All things, all the circumstances of life & living, are so much larger than our suffering. It’s often possible to see that once we get past the suffering, but until we get beyond it our heavenly Father is, through our anguish, giving us opportunities to live by faith rather than by sight. No matter how strong our faith is it’s a struggle to live by faith when the good times roll. We’re more likely to do that when trial & tribulation come our way, & for the opportunity to live by faith we give thanks to the only God who loves His people enough to join them in their suffering. For in spite of all the nostalgia surrounding Christmas Jesus was born to die.
His purpose in life was to suffer death so that it would have no power over us. The shadows of our lives do not define us. The Holy Spirit defined exactly who we are as He called us out of the darkness & into His marvelous light. (1 Peter 2:9 ESV) Now we experience that light but dimly. In heaven, God’s children will experience that light completely & perfectly.
In the book of 1st Thessalonians, St. Paul tells the believers to comfort each other in their trials & tribulations with the good news that heaven is on its way. In our failures to focus on the light – heaven is coming. In our failure to be grateful & thankful – heaven is coming. In the big picture of God’s creation there is so much more to our existence than the anxiety we suffer.
Once we appreciate what it means to be spiritually dead, heaven stands out all the brighter. The dark shadow of our sinful nature is highlighted by the brightness of Jesus’ love for us. So as God’s children, the Holy Spirit calls us to take our eyes off the shadow of sin & turn them toward the Light of the world. Jesus has suffered our fate & covered us with His holiness.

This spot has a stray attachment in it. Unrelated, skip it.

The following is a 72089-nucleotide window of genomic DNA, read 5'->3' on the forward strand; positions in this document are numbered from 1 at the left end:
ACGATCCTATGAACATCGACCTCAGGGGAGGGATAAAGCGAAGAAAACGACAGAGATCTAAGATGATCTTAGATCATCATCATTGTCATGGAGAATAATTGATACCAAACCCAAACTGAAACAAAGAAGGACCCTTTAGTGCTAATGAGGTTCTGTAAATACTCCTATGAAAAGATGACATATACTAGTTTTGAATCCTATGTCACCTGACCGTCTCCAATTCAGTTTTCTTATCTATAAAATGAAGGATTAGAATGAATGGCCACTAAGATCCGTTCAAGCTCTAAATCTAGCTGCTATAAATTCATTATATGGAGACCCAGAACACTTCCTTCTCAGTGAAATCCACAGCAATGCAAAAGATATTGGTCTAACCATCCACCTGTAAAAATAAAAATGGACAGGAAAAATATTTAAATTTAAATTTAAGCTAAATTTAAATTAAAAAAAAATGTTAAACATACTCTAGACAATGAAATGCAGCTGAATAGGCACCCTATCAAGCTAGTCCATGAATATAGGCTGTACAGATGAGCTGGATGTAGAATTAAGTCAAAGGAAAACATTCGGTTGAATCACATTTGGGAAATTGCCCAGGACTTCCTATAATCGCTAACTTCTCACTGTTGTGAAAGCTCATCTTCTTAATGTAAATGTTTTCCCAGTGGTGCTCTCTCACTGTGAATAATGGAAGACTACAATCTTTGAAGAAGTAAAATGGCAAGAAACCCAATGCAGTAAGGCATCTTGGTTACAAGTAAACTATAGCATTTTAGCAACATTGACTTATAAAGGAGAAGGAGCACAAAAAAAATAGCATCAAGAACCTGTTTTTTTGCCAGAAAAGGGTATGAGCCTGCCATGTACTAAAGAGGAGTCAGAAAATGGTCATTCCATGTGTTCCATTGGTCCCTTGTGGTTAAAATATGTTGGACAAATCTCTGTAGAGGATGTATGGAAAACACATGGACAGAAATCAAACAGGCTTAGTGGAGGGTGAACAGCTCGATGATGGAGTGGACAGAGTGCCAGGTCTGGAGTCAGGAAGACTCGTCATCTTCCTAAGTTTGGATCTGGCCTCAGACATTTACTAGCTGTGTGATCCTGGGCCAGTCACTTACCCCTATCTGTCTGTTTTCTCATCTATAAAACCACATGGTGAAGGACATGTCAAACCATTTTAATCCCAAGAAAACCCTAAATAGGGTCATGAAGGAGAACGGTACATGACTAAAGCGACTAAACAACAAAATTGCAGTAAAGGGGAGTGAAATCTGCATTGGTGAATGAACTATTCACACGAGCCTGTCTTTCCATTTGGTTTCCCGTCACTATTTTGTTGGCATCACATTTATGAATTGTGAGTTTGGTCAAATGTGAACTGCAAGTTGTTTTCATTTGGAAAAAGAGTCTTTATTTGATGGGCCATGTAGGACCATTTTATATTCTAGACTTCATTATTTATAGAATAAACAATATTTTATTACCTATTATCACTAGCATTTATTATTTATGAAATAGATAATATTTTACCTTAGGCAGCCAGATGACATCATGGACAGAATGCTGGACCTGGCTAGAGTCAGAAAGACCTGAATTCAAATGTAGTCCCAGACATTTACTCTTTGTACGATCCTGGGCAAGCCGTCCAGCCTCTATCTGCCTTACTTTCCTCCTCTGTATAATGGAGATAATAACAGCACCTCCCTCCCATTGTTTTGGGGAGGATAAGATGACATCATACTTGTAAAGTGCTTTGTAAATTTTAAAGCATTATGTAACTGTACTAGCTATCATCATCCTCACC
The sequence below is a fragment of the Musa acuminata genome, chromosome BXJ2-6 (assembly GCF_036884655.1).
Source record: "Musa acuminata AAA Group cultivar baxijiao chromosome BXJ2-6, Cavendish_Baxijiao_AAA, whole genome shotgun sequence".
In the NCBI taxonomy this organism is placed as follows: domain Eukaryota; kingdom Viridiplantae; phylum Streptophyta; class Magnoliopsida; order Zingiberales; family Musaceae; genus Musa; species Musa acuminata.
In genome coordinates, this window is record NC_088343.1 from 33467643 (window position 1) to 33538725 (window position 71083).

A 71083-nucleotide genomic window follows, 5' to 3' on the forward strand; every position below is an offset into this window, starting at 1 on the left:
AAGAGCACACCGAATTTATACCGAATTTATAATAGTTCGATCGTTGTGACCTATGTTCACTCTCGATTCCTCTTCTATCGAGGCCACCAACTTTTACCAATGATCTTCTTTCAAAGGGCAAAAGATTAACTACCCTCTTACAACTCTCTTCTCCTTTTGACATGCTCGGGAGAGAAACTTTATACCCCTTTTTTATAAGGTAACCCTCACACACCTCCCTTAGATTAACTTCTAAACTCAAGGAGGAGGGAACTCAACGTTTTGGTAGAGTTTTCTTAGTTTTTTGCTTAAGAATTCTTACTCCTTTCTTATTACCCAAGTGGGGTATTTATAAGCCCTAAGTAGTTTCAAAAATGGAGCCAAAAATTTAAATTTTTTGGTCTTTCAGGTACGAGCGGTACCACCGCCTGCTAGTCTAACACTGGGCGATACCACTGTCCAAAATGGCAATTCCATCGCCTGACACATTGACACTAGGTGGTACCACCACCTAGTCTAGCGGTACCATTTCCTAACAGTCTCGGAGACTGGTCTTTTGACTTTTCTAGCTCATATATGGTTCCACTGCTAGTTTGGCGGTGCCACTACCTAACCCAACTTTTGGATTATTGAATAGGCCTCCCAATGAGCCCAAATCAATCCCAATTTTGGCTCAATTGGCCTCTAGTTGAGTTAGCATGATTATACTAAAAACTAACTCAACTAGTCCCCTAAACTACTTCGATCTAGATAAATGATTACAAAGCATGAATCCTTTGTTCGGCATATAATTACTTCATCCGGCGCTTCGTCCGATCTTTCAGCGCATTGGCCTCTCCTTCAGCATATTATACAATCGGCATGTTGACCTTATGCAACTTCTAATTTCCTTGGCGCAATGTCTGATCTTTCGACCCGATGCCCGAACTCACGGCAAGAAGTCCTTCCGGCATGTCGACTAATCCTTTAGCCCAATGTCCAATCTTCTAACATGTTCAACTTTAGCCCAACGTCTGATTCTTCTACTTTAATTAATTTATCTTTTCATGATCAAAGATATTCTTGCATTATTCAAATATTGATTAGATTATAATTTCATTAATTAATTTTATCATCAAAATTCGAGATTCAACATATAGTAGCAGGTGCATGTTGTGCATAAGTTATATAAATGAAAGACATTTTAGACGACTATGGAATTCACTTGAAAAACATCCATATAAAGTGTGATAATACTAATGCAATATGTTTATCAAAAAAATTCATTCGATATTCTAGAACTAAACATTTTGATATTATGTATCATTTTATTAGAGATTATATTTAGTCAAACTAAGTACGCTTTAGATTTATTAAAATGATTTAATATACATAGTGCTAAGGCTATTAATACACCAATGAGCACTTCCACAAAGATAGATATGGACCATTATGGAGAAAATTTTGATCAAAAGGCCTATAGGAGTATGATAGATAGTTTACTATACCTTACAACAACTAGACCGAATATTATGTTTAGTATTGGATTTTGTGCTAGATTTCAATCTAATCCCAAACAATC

When we appreciate what it means to be spiritually dead, the beauty & majesty of heaven stand out all the more clearly as being worth the wait, however long that may seem. In 11 days we begin the season of Advent which has the purpose of reminding us that Jesus will come back as our King. After that day there’ll be no more valleys filled with the shadows of our failures.
St. John describes that place in Revelation 21: “I did not see a temple in the city, because the Lord God Almighty & the Lamb are its temple. The city does not need the sun or the moon to shine on it, for the glory of God gives it light, & the Lamb is its lamp. The nations will walk by its light, & the kings of the earth will bring their splendor into it. On no day will its gates ever be shut, for there will be no night there.” (21:22-25 NIV) There will be no shadows of sin & death either. Whether we are thankful for nothing, or for everything, the gratefulness & thankfulness of our hearts will be pure & unending.
Even today, God’s will for us is to “Rejoice always, pray without ceasing, give thanks in all circumstances…” (1 Thessalonians 5:16-18 ESV) He realizes we are only capable of that with the utmost in help from the Holy Spirit, as Romans 8:26 teaches:
“Likewise the Spirit helps us in our weakness. For we do not know what to pray for as we ought, but the Spirit himself intercedes for us with groanings too deep for words.” (ESV)
Once the re-creation of our body & soul is completed at the resurrection of The Last Day, we will effortlessly rejoice, pray & give thanks, not only with words, but with every thought & deed for the rest of forever. Until then we find comfort in the knowledge & promise of that future Day, which Jesus Himself will bring to us. Amen.
Praise & thanksgiving, Father, we offer for all things living, created good: harvest of sown fields, fruits of the orchard, hay from the mown fields, blossom & wood. Bless, Lord, the labor we bring to serve You that with our neighbor we may be fed. Sowing or tilling, we would work with You, harvesting, milling for daily bread. Father, providing food for Your children, by Your wise guiding teach us to share one with another, so that, rejoicing with us all other may know Your care. Amen. LSB 789.
Pastor Dean R. Poellet